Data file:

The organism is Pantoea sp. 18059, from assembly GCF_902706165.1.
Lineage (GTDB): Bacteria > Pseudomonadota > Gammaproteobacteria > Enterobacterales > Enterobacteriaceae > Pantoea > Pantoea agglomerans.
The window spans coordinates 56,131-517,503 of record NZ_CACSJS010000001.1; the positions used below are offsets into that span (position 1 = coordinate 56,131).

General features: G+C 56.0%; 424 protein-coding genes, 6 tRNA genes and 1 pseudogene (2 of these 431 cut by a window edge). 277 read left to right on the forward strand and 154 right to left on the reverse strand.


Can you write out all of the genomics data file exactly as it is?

The organism is Pantoea sp. 18059, from assembly GCF_902706165.1.
Lineage (GTDB): Bacteria > Pseudomonadota > Gammaproteobacteria > Enterobacterales > Enterobacteriaceae > Pantoea > Pantoea agglomerans.
The window spans coordinates 56,131-517,503 of record NZ_CACSJS010000001.1; the positions used below are offsets into that span (position 1 = coordinate 56,131).

General features: G+C 56.0%; 424 protein-coding genes, 6 tRNA genes and 1 pseudogene (2 of these 431 cut by a window edge). 277 read left to right on the forward strand and 154 right to left on the reverse strand.